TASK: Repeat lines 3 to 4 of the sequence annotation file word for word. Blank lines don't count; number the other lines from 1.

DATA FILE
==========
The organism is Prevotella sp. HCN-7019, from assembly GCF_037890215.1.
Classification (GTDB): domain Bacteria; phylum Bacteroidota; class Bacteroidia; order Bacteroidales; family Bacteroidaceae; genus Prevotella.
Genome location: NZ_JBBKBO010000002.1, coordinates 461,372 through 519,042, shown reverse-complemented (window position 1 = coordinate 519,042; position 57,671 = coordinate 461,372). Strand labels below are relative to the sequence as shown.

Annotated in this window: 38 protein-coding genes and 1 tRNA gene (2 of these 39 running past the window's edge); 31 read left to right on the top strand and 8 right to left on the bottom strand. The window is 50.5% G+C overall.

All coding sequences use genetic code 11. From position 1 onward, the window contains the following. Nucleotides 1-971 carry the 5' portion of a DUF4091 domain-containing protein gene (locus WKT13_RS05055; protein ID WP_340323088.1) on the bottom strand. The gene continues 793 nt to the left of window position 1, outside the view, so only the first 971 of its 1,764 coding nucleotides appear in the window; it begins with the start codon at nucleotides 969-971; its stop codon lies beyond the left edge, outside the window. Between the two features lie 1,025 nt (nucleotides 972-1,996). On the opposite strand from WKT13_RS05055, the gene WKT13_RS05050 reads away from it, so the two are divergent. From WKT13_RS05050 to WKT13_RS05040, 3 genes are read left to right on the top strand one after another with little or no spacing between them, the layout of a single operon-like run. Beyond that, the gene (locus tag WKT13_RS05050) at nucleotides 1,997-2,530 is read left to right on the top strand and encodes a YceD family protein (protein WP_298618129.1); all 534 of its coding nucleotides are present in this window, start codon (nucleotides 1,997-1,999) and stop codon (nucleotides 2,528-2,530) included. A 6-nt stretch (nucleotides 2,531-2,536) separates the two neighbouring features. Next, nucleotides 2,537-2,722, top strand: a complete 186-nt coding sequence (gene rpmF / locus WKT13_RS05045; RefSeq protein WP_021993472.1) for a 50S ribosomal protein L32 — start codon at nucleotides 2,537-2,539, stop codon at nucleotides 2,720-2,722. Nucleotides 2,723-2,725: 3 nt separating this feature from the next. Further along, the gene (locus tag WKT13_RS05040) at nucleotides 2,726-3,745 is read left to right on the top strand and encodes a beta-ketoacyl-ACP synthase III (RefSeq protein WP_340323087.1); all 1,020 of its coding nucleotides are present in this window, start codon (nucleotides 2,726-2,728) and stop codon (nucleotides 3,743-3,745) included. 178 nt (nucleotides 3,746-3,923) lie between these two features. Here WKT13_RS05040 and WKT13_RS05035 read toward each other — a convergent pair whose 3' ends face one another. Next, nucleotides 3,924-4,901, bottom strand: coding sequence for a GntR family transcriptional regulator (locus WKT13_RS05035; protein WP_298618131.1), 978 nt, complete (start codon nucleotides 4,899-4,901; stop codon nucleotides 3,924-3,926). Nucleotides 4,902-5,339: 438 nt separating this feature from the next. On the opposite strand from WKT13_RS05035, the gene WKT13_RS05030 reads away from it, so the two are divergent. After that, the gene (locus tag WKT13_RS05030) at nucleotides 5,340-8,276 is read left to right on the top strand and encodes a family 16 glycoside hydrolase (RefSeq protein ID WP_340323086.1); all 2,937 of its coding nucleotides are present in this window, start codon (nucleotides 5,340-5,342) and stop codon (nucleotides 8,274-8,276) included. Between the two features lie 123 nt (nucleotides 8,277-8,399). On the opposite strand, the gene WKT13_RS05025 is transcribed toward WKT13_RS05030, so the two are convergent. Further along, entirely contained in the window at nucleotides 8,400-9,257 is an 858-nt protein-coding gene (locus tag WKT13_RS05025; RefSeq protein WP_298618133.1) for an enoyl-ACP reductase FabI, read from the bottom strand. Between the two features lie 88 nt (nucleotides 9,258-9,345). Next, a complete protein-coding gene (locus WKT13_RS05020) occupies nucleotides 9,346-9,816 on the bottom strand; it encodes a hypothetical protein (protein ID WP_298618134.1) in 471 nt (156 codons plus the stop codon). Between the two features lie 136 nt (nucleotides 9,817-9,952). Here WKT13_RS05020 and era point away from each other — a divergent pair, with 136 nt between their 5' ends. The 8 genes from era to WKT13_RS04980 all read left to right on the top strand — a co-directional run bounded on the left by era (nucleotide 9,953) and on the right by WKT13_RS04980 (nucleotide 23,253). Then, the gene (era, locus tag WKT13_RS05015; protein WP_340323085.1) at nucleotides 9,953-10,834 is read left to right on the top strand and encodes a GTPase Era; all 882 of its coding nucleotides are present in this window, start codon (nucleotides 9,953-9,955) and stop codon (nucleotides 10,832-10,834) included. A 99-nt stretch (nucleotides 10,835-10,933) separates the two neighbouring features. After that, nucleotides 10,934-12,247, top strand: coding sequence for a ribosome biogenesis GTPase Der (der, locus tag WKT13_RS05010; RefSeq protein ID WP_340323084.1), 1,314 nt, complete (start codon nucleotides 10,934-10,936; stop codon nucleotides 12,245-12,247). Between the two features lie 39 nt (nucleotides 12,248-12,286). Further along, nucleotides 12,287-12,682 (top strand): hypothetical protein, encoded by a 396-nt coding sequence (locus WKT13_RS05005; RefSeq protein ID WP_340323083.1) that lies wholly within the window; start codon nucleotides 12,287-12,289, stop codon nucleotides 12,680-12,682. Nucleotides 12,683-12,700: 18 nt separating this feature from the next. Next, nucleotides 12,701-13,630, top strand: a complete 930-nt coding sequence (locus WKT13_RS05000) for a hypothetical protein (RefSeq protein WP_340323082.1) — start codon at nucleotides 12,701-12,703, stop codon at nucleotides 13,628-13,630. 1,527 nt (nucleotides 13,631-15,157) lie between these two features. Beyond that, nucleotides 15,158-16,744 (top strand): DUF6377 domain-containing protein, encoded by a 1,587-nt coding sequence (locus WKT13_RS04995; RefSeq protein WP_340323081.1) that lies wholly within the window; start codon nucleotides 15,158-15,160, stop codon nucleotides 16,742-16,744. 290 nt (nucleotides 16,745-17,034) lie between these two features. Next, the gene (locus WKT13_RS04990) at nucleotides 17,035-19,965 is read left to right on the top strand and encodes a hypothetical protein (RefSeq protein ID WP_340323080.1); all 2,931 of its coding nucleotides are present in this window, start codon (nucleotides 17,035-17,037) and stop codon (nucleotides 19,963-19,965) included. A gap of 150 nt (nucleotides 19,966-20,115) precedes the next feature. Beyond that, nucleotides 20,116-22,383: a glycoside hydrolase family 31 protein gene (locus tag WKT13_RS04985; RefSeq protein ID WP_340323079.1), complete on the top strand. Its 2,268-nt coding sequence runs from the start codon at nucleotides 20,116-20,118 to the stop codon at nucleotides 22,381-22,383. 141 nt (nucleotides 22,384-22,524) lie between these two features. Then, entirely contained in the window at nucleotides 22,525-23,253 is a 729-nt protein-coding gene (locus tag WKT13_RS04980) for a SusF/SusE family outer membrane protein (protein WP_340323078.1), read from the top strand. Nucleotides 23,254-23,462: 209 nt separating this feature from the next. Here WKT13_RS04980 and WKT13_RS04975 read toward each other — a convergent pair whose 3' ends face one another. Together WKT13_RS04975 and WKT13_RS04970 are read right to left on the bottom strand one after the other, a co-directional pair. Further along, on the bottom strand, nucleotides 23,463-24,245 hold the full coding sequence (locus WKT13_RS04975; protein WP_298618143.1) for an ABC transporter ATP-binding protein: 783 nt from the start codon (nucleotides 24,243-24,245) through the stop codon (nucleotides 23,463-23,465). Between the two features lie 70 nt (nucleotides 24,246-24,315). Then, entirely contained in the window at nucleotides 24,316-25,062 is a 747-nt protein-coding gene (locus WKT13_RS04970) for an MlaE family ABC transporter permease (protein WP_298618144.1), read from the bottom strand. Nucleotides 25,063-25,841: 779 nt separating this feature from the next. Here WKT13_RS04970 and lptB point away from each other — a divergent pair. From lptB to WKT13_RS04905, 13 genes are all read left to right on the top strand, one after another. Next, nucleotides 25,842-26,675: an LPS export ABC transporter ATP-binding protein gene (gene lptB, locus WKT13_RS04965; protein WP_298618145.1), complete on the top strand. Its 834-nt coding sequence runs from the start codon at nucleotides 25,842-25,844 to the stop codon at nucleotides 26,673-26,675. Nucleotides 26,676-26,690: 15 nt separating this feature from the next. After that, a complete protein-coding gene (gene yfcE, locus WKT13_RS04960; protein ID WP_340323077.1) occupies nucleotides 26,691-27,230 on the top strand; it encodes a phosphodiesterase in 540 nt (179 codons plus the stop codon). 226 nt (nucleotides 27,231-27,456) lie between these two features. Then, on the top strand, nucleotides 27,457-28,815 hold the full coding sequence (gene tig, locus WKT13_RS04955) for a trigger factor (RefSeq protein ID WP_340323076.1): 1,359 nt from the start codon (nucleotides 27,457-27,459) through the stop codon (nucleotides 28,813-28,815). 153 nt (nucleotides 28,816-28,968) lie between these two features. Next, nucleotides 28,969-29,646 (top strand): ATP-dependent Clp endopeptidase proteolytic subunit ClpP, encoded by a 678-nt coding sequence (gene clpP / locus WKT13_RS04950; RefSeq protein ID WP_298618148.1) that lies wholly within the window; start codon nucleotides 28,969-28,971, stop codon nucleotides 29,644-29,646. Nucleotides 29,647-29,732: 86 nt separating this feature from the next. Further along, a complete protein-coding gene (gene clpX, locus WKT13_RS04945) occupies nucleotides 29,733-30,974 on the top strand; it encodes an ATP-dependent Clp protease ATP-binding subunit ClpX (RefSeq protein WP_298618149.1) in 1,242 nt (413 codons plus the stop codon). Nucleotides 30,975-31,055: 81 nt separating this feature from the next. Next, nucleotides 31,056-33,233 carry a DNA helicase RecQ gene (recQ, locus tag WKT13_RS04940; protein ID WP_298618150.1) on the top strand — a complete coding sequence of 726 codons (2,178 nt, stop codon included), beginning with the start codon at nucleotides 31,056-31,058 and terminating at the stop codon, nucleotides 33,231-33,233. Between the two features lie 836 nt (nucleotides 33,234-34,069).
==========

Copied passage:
Genome location: NZ_JBBKBO010000002.1, coordinates 461,372 through 519,042, shown reverse-complemented (window position 1 = coordinate 519,042; position 57,671 = coordinate 461,372). Strand labels below are relative to the sequence as shown.

Annotated in this window: 38 protein-coding genes and 1 tRNA gene (2 of these 39 running past the window's edge); 31 read left to right on the top strand and 8 right to left on the bottom strand. The window is 50.5% G+C overall.